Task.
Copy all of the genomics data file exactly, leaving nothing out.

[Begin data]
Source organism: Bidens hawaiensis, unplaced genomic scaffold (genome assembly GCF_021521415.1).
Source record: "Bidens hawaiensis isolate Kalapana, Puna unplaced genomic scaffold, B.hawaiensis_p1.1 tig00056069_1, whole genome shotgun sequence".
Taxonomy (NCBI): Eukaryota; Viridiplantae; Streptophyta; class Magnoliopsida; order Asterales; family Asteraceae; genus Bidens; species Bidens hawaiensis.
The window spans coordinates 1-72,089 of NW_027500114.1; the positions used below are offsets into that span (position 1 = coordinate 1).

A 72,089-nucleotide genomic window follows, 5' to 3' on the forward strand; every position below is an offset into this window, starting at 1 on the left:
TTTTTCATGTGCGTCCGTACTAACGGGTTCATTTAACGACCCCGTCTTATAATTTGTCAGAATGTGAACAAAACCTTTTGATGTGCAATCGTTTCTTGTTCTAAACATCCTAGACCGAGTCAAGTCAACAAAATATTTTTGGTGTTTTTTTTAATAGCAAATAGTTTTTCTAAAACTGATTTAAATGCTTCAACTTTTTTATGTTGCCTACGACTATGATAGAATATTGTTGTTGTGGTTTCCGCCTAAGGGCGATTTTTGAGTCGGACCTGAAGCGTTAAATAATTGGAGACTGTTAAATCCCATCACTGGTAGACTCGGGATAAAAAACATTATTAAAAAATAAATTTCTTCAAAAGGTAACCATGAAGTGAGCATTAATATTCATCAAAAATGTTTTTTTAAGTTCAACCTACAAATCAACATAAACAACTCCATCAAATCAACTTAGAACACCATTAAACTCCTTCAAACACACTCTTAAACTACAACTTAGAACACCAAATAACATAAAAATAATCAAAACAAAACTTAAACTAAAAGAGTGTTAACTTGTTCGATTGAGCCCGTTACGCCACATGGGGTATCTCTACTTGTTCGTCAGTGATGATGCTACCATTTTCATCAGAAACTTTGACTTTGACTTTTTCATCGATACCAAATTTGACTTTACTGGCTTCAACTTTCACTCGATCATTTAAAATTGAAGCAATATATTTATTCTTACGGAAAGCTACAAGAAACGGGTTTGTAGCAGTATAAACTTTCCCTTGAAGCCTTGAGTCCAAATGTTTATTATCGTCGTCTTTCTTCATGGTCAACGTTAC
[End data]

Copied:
Source organism: Bidens hawaiensis, unplaced genomic scaffold (genome assembly GCF_021521415.1).
Source record: "Bidens hawaiensis isolate Kalapana, Puna unplaced genomic scaffold, B.hawaiensis_p1.1 tig00056069_1, whole genome shotgun sequence".
Taxonomy (NCBI): Eukaryota; Viridiplantae; Streptophyta; class Magnoliopsida; order Asterales; family Asteraceae; genus Bidens; species Bidens hawaiensis.
The window spans coordinates 1-72,089 of NW_027500114.1; the positions used below are offsets into that span (position 1 = coordinate 1).

A 72,089-nucleotide genomic window follows, 5' to 3' on the forward strand; every position below is an offset into this window, starting at 1 on the left:
TTTTTCATGTGCGTCCGTACTAACGGGTTCATTTAACGACCCCGTCTTATAATTTGTCAGAATGTGAACAAAACCTTTTGATGTGCAATCGTTTCTTGTTCTAAACATCCTAGACCGAGTCAAGTCAACAAAATATTTTTGGTGTTTTTTTTAATAGCAAATAGTTTTTCTAAAACTGATTTAAATGCTTCAACTTTTTTATGTTGCCTACGACTATGATAGAATATTGTTGTTGTGGTTTCCGCCTAAGGGCGATTTTTGAGTCGGACCTGAAGCGTTAAATAATTGGAGACTGTTAAATCCCATCACTGGTAGACTCGGGATAAAAAACATTATTAAAAAATAAATTTCTTCAAAAGGTAACCATGAAGTGAGCATTAATATTCATCAAAAATGTTTTTTTAAGTTCAACCTACAAATCAACATAAACAACTCCATCAAATCAACTTAGAACACCATTAAACTCCTTCAAACACACTCTTAAACTACAACTTAGAACACCAAATAACATAAAAATAATCAAAACAAAACTTAAACTAAAAGAGTGTTAACTTGTTCGATTGAGCCCGTTACGCCACATGGGGTATCTCTACTTGTTCGTCAGTGATGATGCTACCATTTTCATCAGAAACTTTGACTTTGACTTTTTCATCGATACCAAATTTGACTTTACTGGCTTCAACTTTCACTCGATCATTTAAAATTGAAGCAATATATTTATTCTTACGGAAAGCTACAAGAAACGGGTTTGTAGCAGTATAAACTTTCCCTTGAAGCCTTGAGTCCAAATGTTTATTATCGTCGTCTTTCTTCATGGTCAACGTTAC